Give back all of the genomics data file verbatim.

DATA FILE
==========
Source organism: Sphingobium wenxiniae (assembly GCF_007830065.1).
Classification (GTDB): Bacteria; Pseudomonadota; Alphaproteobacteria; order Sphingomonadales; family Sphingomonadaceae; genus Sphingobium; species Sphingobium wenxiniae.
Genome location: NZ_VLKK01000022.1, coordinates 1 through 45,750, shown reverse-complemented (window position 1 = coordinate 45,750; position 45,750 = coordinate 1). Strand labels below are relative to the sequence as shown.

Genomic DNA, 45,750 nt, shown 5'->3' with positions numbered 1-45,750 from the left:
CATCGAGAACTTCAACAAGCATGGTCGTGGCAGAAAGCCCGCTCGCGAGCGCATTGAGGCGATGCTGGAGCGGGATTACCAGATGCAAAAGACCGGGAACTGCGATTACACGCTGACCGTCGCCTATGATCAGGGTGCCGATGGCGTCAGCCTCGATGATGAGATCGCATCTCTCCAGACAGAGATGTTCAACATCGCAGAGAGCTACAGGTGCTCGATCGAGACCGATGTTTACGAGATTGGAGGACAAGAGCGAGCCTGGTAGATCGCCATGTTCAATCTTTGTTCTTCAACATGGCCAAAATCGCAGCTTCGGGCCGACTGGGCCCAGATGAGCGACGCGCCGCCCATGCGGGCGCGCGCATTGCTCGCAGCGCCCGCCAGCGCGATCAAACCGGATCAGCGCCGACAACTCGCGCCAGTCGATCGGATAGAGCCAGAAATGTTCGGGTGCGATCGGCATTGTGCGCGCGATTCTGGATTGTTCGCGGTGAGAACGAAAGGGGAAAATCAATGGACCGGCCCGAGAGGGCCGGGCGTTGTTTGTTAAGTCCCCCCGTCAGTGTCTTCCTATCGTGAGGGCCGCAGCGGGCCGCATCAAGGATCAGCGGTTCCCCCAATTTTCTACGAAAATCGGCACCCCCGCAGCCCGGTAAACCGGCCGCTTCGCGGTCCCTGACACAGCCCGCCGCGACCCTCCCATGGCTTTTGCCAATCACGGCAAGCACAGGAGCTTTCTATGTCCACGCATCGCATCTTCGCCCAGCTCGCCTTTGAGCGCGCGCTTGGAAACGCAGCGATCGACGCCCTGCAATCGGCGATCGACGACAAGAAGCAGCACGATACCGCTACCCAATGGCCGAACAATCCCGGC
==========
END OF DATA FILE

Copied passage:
Source organism: Sphingobium wenxiniae (assembly GCF_007830065.1).
Classification (GTDB): Bacteria; Pseudomonadota; Alphaproteobacteria; order Sphingomonadales; family Sphingomonadaceae; genus Sphingobium; species Sphingobium wenxiniae.
Genome location: NZ_VLKK01000022.1, coordinates 1 through 45,750, shown reverse-complemented (window position 1 = coordinate 45,750; position 45,750 = coordinate 1). Strand labels below are relative to the sequence as shown.

Genomic DNA, 45,750 nt, shown 5'->3' with positions numbered 1-45,750 from the left:
CATCGAGAACTTCAACAAGCATGGTCGTGGCAGAAAGCCCGCTCGCGAGCGCATTGAGGCGATGCTGGAGCGGGATTACCAGATGCAAAAGACCGGGAACTGCGATTACACGCTGACCGTCGCCTATGATCAGGGTGCCGATGGCGTCAGCCTCGATGATGAGATCGCATCTCTCCAGACAGAGATGTTCAACATCGCAGAGAGCTACAGGTGCTCGATCGAGACCGATGTTTACGAGATTGGAGGACAAGAGCGAGCCTGGTAGATCGCCATGTTCAATCTTTGTTCTTCAACATGGCCAAAATCGCAGCTTCGGGCCGACTGGGCCCAGATGAGCGACGCGCCGCCCATGCGGGCGCGCGCATTGCTCGCAGCGCCCGCCAGCGCGATCAAACCGGATCAGCGCCGACAACTCGCGCCAGTCGATCGGATAGAGCCAGAAATGTTCGGGTGCGATCGGCATTGTGCGCGCGATTCTGGATTGTTCGCGGTGAGAACGAAAGGGGAAAATCAATGGACCGGCCCGAGAGGGCCGGGCGTTGTTTGTTAAGTCCCCCCGTCAGTGTCTTCCTATCGTGAGGGCCGCAGCGGGCCGCATCAAGGATCAGCGGTTCCCCCAATTTTCTACGAAAATCGGCACCCCCGCAGCCCGGTAAACCGGCCGCTTCGCGGTCCCTGACACAGCCCGCCGCGACCCTCCCATGGCTTTTGCCAATCACGGCAAGCACAGGAGCTTTCTATGTCCACGCATCGCATCTTCGCCCAGCTCGCCTTTGAGCGCGCGCTTGGAAACGCAGCGATCGACGCCCTGCAATCGGCGATCGACGACAAGAAGCAGCACGATACCGCTACCCAATGGCCGAACAATCCCGGC